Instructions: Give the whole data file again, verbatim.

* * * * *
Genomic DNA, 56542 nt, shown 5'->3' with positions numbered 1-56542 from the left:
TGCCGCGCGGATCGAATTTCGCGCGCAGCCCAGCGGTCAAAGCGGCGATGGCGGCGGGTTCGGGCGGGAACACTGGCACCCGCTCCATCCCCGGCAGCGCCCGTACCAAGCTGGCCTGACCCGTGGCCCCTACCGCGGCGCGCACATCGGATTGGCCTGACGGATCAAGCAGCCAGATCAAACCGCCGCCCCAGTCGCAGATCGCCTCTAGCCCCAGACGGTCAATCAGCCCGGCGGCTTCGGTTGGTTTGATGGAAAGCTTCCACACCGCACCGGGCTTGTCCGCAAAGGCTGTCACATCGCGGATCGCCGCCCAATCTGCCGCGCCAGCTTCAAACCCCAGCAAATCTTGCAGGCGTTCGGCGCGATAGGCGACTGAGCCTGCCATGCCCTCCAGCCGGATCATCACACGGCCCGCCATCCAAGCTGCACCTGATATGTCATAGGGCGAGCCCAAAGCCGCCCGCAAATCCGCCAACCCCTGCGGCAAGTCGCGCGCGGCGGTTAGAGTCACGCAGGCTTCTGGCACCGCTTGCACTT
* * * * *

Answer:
Genomic DNA, 56542 nt, shown 5'->3' with positions numbered 1-56542 from the left:
TGCCGCGCGGATCGAATTTCGCGCGCAGCCCAGCGGTCAAAGCGGCGATGGCGGCGGGTTCGGGCGGGAACACTGGCACCCGCTCCATCCCCGGCAGCGCCCGTACCAAGCTGGCCTGACCCGTGGCCCCTACCGCGGCGCGCACATCGGATTGGCCTGACGGATCAAGCAGCCAGATCAAACCGCCGCCCCAGTCGCAGATCGCCTCTAGCCCCAGACGGTCAATCAGCCCGGCGGCTTCGGTTGGTTTGATGGAAAGCTTCCACACCGCACCGGGCTTGTCCGCAAAGGCTGTCACATCGCGGATCGCCGCCCAATCTGCCGCGCCAGCTTCAAACCCCAGCAAATCTTGCAGGCGTTCGGCGCGATAGGCGACTGAGCCTGCCATGCCCTCCAGCCGGATCATCACACGGCCCGCCATCCAAGCTGCACCTGATATGTCATAGGGCGAGCCCAAAGCCGCCCGCAAATCCGCCAACCCCTGCGGCAAGTCGCGCGCGGCGGTTAGAGTCACGCAGGCTTCTGGCACCGCTTGCACTT